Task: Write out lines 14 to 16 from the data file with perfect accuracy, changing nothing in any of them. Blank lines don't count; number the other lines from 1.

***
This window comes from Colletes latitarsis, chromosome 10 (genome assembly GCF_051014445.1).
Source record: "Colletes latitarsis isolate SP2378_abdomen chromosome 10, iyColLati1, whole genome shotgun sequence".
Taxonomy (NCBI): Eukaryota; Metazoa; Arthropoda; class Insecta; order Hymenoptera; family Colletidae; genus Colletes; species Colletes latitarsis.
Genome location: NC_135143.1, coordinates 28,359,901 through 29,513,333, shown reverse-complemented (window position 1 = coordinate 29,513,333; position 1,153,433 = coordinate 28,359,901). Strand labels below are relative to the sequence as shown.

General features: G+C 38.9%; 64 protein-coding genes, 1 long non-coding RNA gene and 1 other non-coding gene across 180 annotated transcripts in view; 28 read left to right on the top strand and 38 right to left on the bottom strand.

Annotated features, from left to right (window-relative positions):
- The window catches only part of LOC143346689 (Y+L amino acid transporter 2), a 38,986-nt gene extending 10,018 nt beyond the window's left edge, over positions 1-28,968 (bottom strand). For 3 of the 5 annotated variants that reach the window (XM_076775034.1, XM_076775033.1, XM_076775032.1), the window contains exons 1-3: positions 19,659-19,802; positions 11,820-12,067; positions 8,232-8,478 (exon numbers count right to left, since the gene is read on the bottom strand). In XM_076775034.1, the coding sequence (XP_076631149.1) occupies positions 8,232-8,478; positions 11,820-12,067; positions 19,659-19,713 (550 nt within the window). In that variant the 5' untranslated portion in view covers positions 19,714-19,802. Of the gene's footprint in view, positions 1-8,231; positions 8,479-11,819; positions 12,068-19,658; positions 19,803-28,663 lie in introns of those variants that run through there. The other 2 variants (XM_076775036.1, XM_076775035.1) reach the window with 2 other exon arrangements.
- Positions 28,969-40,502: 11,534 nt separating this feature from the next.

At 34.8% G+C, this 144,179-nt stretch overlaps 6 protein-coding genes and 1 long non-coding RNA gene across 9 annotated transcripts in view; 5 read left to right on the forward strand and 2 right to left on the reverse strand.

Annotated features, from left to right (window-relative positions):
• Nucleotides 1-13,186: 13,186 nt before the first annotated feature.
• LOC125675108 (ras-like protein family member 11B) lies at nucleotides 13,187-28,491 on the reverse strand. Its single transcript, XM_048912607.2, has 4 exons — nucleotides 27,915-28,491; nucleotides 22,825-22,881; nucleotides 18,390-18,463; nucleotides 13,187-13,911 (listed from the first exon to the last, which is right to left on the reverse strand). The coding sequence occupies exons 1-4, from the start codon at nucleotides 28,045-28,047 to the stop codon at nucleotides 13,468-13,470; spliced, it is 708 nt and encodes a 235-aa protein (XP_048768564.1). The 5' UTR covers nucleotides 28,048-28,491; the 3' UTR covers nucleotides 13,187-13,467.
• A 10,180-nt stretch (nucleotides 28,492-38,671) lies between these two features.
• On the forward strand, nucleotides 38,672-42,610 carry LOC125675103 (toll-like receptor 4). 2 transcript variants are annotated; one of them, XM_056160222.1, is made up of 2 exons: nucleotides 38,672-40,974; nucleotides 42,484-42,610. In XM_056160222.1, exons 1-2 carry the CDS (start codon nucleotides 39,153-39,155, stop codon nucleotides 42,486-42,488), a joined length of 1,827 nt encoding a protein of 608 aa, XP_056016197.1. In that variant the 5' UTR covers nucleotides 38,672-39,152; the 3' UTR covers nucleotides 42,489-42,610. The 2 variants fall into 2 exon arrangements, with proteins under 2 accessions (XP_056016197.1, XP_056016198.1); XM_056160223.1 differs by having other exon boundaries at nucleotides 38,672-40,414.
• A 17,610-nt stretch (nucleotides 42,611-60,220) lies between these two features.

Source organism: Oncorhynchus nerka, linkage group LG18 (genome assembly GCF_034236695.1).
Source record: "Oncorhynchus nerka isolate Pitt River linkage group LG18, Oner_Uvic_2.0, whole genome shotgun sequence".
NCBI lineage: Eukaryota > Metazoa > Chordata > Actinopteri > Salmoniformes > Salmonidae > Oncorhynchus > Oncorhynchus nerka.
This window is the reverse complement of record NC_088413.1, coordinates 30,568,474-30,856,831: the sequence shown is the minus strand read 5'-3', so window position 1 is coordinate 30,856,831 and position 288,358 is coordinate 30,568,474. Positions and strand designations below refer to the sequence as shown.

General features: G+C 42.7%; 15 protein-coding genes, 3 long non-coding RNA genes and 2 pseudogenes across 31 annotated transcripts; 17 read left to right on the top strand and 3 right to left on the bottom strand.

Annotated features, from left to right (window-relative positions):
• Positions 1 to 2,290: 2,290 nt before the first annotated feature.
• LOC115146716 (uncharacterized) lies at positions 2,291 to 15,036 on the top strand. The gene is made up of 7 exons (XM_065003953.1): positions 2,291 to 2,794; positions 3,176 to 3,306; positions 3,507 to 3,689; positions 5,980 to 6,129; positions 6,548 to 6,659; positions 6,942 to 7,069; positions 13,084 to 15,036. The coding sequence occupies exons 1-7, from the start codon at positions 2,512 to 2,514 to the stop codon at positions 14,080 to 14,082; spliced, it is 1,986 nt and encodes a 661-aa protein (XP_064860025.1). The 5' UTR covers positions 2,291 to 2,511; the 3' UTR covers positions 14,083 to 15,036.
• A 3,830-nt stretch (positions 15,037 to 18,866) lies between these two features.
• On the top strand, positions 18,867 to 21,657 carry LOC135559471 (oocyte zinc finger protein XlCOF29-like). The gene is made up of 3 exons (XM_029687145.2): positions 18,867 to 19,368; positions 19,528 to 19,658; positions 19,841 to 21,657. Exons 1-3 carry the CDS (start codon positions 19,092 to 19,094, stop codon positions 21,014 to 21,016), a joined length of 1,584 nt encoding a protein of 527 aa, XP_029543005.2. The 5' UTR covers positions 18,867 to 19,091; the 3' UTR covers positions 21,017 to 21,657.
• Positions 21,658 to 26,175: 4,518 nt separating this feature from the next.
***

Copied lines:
• On the forward strand, nucleotides 38,672-42,610 carry LOC125675103 (toll-like receptor 4). 2 transcript variants are annotated; one of them, XM_056160222.1, is made up of 2 exons: nucleotides 38,672-40,974; nucleotides 42,484-42,610. In XM_056160222.1, exons 1-2 carry the CDS (start codon nucleotides 39,153-39,155, stop codon nucleotides 42,486-42,488), a joined length of 1,827 nt encoding a protein of 608 aa, XP_056016197.1. In that variant the 5' UTR covers nucleotides 38,672-39,152; the 3' UTR covers nucleotides 42,489-42,610. The 2 variants fall into 2 exon arrangements, with proteins under 2 accessions (XP_056016197.1, XP_056016198.1); XM_056160223.1 differs by having other exon boundaries at nucleotides 38,672-40,414.
• A 17,610-nt stretch (nucleotides 42,611-60,220) lies between these two features.

Source organism: Oncorhynchus nerka, linkage group LG18 (genome assembly GCF_034236695.1).